In both its written report and oral presentation before the Committee, the United Kingdom identified the steps that it had taken to help prevent child sexual abuse, including the drafting of a Modern Slavery Bill and the publication of a new Victim’s Code. The Committee commended the State’s efforts, but raised questions concerning the treatment of child victims in courts, the legal definition of key terms related to the protection of children from sexual abuse, and the protocol’s implementation in British territories. The delegation for the United Kingdom responded to the majority of the Committee’s concerns, but noted that the governments of British Overseas Territories had the authority to protect human rights within their respective jurisdictions. The delegation pledged to respond in writing to questions about the placement of vulnerable child trafficking victims in Bed and Breakfast accommodation and efforts to deal with sex tourism. [OHCHR: Report of the United Kingdom]
Reports of India
As scheduled, the Committee considered India’s report on its implementation of the Convention, as well as its report concerning the Optional Protocol on children in armed conflict and its initial report on the Optional Protocol on the sale of children, child prostitution and child pornography. Both the Committee and the Secretary of the Ministry of Women and Child Development and Head of Delegation of India noted that approximately 20% of the world’s child population resides in India. [OHCHR: Reports of India]
During the interactive dialogue regarding India’s implementation of the Convention, the Committee and government delegation discussed a wide range of issues including the implementation of the Convention at the domestic level, violence against children, adolescent healthcare, and the well-being of children in the care of the State. The delegation acknowledged the weakness of India’s laws concerning corporal punishment in non-educational settings and shared the State’s intention to amend the existing law to provide protection in the domestic setting. The delegation also addressed the State’s efforts to improve child mortality rates and maternal health care. [OHCHR: Reports of India]
With regard to India’s implementation of the Optional Protocol on children in armed conflict, the Committee and the delegation discussed the appropriate age for recruitment into the armed forces or police force, the recruitment of child soldiers by non-State armed groups, and the treatment of child soldiers by the State. The interactive dialogue on the State’s implementation of the Optional Protocol on the sale of children, child prostitution and child pornography focused on efforts to reduce child marriage, the prevention of child trafficking, issues related to surrogacy, and the right to education. [OHCHR: Reports of India]
Other Agenda Items
The Committee is also scheduled to hear reports from both Indonesia and St. Lucia on those States’ implementation of the Convention. Upcoming meetings of the Committee, including the scheduled review of Indonesia and St. Lucia, may be available for viewing via the UN Treaty Body Webcast page.
Also during the ongoing session, the Committee will meet with relevant stakeholders, discuss developments in the treaty body strengthening process, continue preparations for the September 2014 Day of General Discussion on digital media and the rights of the child, and further its work on two draft General Comments on public spending to realize children’s rights and on adolescents and on a draft joint General Comment on harmful practices being developed with the Committee on the Elimination of Discrimination against Women. [OHCHR: CRC opens sixty-sixth session] The final days of the session will consist of private meetings until the public close of the session on June 13.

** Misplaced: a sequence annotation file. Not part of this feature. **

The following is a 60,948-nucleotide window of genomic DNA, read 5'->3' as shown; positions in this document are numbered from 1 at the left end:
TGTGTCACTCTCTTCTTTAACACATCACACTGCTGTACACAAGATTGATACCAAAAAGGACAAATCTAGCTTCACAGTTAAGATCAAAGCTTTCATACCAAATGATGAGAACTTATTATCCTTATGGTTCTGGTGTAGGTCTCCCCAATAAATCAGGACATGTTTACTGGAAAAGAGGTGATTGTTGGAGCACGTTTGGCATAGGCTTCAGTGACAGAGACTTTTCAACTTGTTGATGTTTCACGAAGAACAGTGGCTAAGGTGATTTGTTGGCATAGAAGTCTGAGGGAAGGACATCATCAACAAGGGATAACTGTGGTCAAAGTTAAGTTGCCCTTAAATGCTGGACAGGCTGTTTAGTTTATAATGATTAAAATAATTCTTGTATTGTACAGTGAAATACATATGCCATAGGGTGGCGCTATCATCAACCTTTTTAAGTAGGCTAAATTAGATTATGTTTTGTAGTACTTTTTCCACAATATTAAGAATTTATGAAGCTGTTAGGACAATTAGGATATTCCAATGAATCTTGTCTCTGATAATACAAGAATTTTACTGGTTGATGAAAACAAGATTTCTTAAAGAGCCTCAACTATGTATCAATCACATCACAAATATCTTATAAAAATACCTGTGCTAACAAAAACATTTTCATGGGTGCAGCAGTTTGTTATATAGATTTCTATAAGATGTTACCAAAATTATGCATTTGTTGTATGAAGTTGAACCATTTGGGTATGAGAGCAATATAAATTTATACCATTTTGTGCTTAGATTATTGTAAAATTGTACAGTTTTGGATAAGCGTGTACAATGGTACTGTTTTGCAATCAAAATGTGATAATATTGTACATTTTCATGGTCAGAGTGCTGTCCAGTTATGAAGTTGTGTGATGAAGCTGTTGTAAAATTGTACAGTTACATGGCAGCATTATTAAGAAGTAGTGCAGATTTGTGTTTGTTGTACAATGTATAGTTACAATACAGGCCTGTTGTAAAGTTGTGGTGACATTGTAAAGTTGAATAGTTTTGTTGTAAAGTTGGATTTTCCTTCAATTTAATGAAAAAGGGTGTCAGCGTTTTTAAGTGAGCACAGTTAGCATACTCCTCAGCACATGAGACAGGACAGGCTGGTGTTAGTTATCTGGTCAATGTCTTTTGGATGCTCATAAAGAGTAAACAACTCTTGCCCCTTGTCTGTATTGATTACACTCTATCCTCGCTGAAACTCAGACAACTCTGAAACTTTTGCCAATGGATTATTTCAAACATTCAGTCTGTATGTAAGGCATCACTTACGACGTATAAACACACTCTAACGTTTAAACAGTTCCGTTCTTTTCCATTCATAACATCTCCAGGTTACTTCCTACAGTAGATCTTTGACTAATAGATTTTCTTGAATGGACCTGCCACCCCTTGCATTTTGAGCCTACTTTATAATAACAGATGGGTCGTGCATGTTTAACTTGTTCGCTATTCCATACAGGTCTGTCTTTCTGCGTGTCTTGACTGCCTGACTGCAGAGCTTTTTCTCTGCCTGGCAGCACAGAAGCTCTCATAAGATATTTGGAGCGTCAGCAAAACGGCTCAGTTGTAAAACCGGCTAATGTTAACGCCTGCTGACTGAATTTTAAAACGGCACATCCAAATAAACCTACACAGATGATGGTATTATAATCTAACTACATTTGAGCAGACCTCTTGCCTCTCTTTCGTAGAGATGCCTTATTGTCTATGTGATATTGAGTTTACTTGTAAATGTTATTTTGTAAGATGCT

Following the session, the Committee will issue concluding observations for each State reviewed, which can be expected to identify successes and failures in each State’s implementation of the Convention and include recommendations for the State. Documentation from the session including the Programme of Work, State party reports, submissions from civil society, and concluding observations (when issued) may be found on the 66th Session webpage.
The Committee on the Rights of the Child
The CRC, a body of 18 independent experts, is responsible for monitoring States parties’ compliance with the Convention on the Rights of the Child, as well as with the Optional Protocol on children in armed conflict and the Optional Protocol on the sale of children, child prostitution and child pornography. The CRC issues General Comments, holds thematic discussions, and monitors State compliance with the treaty and its protocols through its periodic reporting process. All parties to the Convention must submit reports to the Committee at designated intervals. The Committee holds three sessions each year where it considers State reports and makes recommendations for improvements in State practice. As of April 2014, the CRC may also consider individual complaints alleging a violation of an individual’s rights under the Convention or its optional protocols by States that have accepted the Optional Protocol on a communications procedure.
The CRC’s 67th session will be held from September 1, 2014 to September 19, 2014 in Geneva. During this upcoming session, the Committee is scheduled to hear reports concerning the implementation of the Convention and/or its Optional Protocols from Croatia, Fiji, Hungary, Morocco, Venezuela, and Singapore.
For more information on the Committee on the Rights of the Child or other United Nations treaty bodies visit IJRC’s page on the Human Rights Treaty Bodies.